Cane River Dam Removed in Western North Carolina


I really, really love it. I’ve walked it. I’ve even helped plant some milkweed. I really love it. I think it’s great. It’s beautiful. My name is Judith Shoal. I actually all the land up to where the dam
was. I’ve Steve Fraley. I’ve with the North Carolina Wildlife Resources
Commission, division of inland fisheries. We’re on the Cane River and we’re at the
site of a rather large restoration project where the ruins of an old dam were taken out,
and the, upstream of that dam, the area that had been formerly a reservoir in the past
and had been filled with sediment and the river channel had eroded away part of that
old acululated sediment and it had become an area of pretty poor fish and mussel habitat
and also a source of pretty significant sediment erosion that impacted the stream downstream,
and that has now been pretty nicely stabilized and restored. Hi. I’m Anita Goetz. I work with U.S. Fish and Wildlife Service
in the Asheville Field Office, and I oversee the Partners for Fish and Wildlife Program. When we do a restoration project at this scale,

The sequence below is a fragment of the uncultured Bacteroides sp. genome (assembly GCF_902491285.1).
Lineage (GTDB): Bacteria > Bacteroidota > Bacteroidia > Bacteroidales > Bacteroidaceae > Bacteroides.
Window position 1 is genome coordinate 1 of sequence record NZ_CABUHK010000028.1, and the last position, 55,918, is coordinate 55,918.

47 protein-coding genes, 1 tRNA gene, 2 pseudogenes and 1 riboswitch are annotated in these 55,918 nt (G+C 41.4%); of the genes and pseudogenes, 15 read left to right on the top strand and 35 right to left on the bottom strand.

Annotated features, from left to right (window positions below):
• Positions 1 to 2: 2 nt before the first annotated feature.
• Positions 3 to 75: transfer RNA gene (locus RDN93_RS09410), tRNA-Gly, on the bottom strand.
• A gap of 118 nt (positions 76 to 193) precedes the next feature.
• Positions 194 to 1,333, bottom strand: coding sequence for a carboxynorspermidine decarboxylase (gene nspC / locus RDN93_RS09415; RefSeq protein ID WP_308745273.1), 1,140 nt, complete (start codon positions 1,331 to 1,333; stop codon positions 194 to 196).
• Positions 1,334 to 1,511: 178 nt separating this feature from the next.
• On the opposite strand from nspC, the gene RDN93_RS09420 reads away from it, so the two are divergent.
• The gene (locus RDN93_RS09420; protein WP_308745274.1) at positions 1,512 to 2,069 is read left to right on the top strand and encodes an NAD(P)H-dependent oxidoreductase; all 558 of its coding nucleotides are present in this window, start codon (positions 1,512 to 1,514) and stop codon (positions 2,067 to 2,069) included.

having an interdisciplinary team is really critical. So, basically with Cane River dam, we worked
with Blue Ridge RC&D Council to develop a technical advisory team. So the partners that were involved in the
Cane River dam project ranged from biologists working with the state wildlife resources
commission; biologists with Fish and Wildlife Service; the North Carolina Department of
Environmental Quality; Clean Water Management Trust Fund with the state was involved in
the project; as well as North Carolina Department of Transportation; North Carolina Department
of Agriculture; we used North Carolina State University, and Appalachian State University;
along with the Soil and Water Conservation District in Yancey County. I can’t say enough good things about the
contractors that we worked with and the design engineers, and we had non-profit organizations. So, I would be remiss in not mentioning the
most important component of our partnership for these large-scale restoration projects,
and even our small-scale projects, and that is the private landowner, so I do want to
emphasize the need for landowners to be involved in the partnership from the get-go and that
really ensures this project, that projects like these, are successful

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